Drowne beats a path back to the treadmill

Broken leg halts breakthrough year of a jockey determined to start again in quest to escape ranks of the journeymen

When you watch it on television, it looks rather pleasant being a jockey. You turn up at the races, get swished round the track by a swift athlete, explain how you were somehow the leading figure in the victorious partnership, and then retire to count the loot.

When you watch it on television, it looks rather pleasant being a jockey. You turn up at the races, get swished round the track by a swift athlete, explain how you were somehow the leading figure in the victorious partnership, and then retire to count the loot.

This seems to be the lot for the celebrity riders. Yet, for all the spangled little men riding winners, there has got to be a greater body of losers.

Steven Drowne was part of this underbelly for many years until this season, when he appeared to be on the brink of a breakthrough to a new level. A Coventry Stakes victory on Mick Channon's Cd Europe suggested he was about to become a mover in this capricious game, but then came a far less pleasant breakthrough.

On 30 June, TG's Girl was on her way to post for the Arena Leisure Maiden Stakes at Folkestone when she went a little bonkers. The filly crashed into the rails and threw Drowne to the floor, breaking his leg just above the ankle in the process.

The 28-year-old recently started riding out again, but was told on Tuesday that he will have to miss another six weeks before he can return to race riding. For him, riding's heaven will have to wait. "It wasn't the best of breaks, just above the ankle," he said yesterday. "It had to be screwed and plated. The surgeon said that if it broke again and I got an infection it could be the end of my career.

"I might get the last two weeks of the turf season in now and then I'll be riding on the all-weather right through the winter. I certainly don't need a holiday soon."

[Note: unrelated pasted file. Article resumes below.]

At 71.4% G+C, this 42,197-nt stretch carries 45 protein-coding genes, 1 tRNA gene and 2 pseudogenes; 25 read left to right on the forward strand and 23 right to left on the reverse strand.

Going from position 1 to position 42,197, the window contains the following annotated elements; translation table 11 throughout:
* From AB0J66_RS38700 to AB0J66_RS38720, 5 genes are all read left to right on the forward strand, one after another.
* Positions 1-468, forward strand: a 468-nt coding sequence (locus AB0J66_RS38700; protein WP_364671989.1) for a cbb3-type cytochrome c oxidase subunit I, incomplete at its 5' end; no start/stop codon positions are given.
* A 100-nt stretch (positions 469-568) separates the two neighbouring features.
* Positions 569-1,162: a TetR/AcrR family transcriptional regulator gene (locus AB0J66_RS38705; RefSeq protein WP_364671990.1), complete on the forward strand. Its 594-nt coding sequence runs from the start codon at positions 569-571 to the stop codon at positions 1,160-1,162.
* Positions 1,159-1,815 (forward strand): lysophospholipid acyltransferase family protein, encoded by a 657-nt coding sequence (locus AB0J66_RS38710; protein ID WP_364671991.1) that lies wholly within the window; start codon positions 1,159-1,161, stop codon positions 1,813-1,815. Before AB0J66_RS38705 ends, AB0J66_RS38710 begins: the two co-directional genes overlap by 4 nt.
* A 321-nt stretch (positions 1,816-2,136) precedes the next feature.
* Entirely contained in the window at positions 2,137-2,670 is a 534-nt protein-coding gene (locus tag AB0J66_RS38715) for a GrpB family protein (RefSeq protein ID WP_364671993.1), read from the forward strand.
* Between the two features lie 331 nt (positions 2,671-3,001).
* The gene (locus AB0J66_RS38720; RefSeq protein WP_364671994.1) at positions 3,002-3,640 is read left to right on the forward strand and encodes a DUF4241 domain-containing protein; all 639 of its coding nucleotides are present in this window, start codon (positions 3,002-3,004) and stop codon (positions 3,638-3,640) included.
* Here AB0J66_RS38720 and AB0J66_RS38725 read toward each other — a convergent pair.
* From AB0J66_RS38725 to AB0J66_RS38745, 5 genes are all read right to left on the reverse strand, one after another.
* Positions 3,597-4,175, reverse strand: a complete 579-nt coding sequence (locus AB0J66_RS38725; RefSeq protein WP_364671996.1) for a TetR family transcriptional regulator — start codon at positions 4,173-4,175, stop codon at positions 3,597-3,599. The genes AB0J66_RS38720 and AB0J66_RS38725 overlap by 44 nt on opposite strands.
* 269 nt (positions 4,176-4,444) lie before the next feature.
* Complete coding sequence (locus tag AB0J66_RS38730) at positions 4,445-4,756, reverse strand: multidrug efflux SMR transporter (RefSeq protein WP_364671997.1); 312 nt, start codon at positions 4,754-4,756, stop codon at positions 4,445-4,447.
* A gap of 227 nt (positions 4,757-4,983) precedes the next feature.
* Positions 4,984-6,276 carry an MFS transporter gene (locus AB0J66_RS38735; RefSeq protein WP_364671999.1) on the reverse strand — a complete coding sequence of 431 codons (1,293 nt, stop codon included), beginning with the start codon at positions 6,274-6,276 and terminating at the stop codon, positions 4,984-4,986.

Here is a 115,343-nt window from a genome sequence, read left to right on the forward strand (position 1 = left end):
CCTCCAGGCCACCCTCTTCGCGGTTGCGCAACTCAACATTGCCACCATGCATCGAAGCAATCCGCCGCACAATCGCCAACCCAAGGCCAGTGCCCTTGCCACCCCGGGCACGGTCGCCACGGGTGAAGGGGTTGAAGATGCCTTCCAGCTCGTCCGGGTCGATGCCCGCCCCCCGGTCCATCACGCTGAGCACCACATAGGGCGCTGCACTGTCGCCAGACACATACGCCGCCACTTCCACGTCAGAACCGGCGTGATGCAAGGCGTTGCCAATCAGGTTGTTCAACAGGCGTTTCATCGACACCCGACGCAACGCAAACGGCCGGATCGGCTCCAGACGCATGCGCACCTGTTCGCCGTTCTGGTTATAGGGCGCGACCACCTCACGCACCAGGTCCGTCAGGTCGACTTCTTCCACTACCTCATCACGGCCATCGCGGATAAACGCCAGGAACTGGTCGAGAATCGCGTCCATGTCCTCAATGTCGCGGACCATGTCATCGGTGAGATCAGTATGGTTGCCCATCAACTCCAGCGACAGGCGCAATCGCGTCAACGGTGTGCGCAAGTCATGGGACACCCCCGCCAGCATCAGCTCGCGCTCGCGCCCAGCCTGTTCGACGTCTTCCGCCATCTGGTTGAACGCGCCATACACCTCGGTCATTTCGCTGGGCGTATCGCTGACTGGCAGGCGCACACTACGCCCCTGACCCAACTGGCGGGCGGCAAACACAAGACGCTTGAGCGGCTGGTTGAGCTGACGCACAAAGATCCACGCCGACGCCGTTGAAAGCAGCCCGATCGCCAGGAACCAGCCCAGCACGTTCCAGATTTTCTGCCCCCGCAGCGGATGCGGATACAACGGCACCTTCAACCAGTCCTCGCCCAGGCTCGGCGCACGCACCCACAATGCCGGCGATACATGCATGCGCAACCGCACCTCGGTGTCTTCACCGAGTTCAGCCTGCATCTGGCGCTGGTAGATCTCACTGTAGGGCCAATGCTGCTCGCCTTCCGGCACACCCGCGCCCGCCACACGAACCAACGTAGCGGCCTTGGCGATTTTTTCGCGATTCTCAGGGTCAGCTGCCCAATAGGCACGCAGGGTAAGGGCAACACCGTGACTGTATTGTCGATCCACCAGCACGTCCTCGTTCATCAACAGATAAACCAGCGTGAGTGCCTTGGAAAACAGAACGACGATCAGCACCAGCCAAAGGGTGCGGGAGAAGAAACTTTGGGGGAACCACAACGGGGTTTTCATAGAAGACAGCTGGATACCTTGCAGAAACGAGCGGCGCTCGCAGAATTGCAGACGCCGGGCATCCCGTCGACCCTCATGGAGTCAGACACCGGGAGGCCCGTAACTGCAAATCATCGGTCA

It has all been a considerable trapdoor for the only son of a Devon farmer who has been riding winners for over 10 years. Drowne is a graduate of the British Racing School, a man who has ridden lots of losers, but is no loser himself. He appreciates the successes that come and is no stranger to the yeoman qualities of hard work and virtue. Trainer Toby Balding's wife Caro calls him "the Wonderful Steven" because of his copybook atttitude to work and life. Good manners, hard work and professionalism are part of his fabric. Yet consistent glorious achievement is not.

No-one knows if good horses will go slower just because Steven Drowne, and many men like him, are on them. Chances are we will never find out. But if you want persistence, there are few with better qualifications. "It does get to you riding bad horses day after day," he says. "You're always half hoping that you'll get on one that's going to take you up there. What I do is a lot harder than being a top jockey. Me, and people like me, chase round the country, riding everywhere. When you get the profile of someone like Frankie and Kieren, at least you can pick and choose when you ride. And you can ride six good horses and come back fresh, whereas just one bad one can bottom you."

Cd Europe apart, Drowne's greatest moments have been a victory on Sea Freedom in the Ascot Stakes at the Royal meeting in 1997, and a neck second on Golden Silca to Hula Angel in last year's Irish 1,000 Guineas. Even that exercise showed, however, how difficult it is to climb out of the barrel. The Classic should have been Drowne's stirrup to wider public consciousness, but, instead, he did not get a mention. Willie Carson told BBC viewers that Richard Hughes had been on the horse.

Drowne's task now is to make sure he is never again confused with another. It will not be easy. His bed was still warm at Channon's yard when Craig Williams, the Australian who has made such an impact this season, slipped between the sheets. As in the past, Drowne can only tighten his belt, tighten his resolve and impress with manner and results.

"It's not too bad now because I can get around and do some gardening, but when the cast was on and I was on crutches that was the worst," he says. "To look on the bright side, at least I did have a couple of high-profile winners before the accident. If it had happened last year I might have been completely forgotten. Now people might be waiting for me to come back. I think, I hope, the old contacts will be fine.

"The most disappointing thing was that I was starting to get on horses at Channon's that had the class to win Group races. I reckon I've missed two or three Group races already. This should have been my breakthrough year."

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